Most of the civilian casualties recorded were caused by the use of explosive weapons with a wide impact area, including shelling from heavy artillery and multi-launch rocket systems, and missile and air strikes, the UN said.

Some civilians killed during the Russian bombardment on Sunday in Irpin, close to Kyiv, are reported to have fallen next to a memorial commemorating those who died in the Second World War.

Russia continues to maintain that it is not hitting civilian targets – despite widespread footage and reports of mounting casualties and residential buildings wiped out by explosives. The International Criminal Court has launched a war crimes investigation into events in Ukraine dating back to 2013.

In addition to the criticism from Berlin’s embassy in South Africa, Germany’s chancellor Olaf Scholz has also recently branded Mr Putin’s claims of a genocide in eastern Ukraine “ridiculous”.

However, the reaction to Mr Putin’s war in South Africa has been mixed, with the government seeking to maintain a neutral stance.

The country’s president, Cyril Ramaphosa, has faced criticism in some quarters for failing to condemn the Russian invasion – with South Africa among 17 African nations to abstain from voting on a UN General Assembly resolution calling for Moscow to withdraw from Ukraine.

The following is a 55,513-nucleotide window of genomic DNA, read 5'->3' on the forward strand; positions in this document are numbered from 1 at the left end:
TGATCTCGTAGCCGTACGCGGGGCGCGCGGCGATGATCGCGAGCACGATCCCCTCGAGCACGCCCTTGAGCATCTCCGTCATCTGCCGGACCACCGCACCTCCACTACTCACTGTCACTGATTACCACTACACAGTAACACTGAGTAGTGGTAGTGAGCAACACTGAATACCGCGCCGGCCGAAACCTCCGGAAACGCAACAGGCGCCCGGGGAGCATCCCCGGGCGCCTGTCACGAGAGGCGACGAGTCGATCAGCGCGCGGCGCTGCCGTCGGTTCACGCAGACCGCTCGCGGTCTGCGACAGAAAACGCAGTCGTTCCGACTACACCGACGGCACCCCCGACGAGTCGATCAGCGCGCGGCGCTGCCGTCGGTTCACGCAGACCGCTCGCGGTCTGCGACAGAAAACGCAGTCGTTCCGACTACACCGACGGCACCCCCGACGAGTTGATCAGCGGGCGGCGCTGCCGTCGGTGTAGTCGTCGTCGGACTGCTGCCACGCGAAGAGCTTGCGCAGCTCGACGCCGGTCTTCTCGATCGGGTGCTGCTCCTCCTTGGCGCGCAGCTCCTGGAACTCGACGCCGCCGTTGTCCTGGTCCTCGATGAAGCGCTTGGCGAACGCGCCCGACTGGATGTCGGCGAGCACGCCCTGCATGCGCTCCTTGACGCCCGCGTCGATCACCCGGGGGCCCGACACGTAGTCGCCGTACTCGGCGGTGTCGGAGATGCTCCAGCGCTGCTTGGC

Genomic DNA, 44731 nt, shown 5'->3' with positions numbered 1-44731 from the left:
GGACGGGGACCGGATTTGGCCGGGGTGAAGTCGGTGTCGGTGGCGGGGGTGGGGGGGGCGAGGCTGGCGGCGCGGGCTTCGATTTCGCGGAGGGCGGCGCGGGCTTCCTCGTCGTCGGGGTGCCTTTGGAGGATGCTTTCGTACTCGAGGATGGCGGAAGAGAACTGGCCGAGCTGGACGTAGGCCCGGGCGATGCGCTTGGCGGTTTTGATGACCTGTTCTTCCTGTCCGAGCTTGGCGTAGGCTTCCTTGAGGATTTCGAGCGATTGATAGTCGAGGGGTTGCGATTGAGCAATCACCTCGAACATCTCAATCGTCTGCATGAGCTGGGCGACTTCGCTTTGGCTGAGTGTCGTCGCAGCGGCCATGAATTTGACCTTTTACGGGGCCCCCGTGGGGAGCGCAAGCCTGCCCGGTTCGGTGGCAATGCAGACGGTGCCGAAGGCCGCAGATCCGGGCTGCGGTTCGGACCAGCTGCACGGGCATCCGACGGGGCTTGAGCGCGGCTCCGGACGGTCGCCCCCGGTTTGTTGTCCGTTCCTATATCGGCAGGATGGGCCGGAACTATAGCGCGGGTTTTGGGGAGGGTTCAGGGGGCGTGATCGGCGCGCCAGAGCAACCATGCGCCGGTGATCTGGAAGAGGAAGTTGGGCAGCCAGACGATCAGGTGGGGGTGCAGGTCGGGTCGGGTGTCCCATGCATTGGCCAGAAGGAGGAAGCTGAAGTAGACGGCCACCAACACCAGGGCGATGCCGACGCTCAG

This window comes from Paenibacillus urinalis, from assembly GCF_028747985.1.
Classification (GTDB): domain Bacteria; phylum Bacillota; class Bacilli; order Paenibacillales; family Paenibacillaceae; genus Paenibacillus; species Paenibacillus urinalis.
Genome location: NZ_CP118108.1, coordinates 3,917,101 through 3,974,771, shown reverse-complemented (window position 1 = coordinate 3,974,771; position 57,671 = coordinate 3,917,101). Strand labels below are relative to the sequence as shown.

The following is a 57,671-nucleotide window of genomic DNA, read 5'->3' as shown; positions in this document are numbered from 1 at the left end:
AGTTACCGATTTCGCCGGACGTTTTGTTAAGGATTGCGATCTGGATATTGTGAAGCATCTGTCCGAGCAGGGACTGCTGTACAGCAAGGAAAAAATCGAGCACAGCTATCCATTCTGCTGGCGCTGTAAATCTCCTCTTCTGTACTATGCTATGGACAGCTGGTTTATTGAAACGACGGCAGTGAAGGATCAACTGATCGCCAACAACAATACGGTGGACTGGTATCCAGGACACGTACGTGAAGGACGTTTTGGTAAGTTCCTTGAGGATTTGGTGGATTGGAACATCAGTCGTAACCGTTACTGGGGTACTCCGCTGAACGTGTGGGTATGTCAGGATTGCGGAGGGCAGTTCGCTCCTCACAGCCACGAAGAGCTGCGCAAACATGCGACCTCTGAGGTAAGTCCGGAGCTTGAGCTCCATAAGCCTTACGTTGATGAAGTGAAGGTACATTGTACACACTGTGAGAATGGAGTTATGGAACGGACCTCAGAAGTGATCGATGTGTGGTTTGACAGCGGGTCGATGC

However, the turbulent youth wing of his African National Congress party has gone further, calling the UN resolution “dubious” and claiming the “unwarranted economic sanctions” against Moscow are a “reminder of Europe’s once demonic detriment of countries that wanted independence in Africa”.

In a statement retweeted by the Russian embassy, the group claimed that “the charlatanic war talks by both Boris Johnson and Joe Biden force Moscow to defend itself” and denounced Nato’s “fascist expansion to the east”.

Writing in the Daily Maverick newspaper on Sunday, Ray Hartley and Greg Mills of the Johannesburg-based Brenthurst Foundation think-tank suggested it was “notable that by far the most impassioned announcement on Ukraine made to date has been the cry of pain from the ANC’s spokesperson, Pule Mabe, over the cessation of broadcasts of Russian TV”.

“The ANC, like Putin, finds itself not only on the wrong side of history, but flogging the wrong version of history too — it has decided it will stand with the opportunists and not the democracies,” they wrote, warning that “the consequences of this ANC line have yet to fully play out”.

But in an interview with the same website, US deputy secretary of state Brian McKeon downplayed any suggestion that South Africa’s relations with Washington were at risk.

“We seek strong relations with the Republic of South Africa and one vote is not going to change our view on the importance of the bilateral relationship,” he said.

The Independent has a proud history of campaigning for the rights of the most vulnerable, and we first ran our Refugees Welcome campaign during the war in Syria in 2015. Now, as we renew our campaign and launch this petition in the wake of the unfolding Ukrainian crisis, we are calling on the government to go further and faster to ensure help is delivered. To find out more about our Refugees Welcome campaign, click here. To sign the petition click here. If you would like to donate then please click here for our GoFundMe page.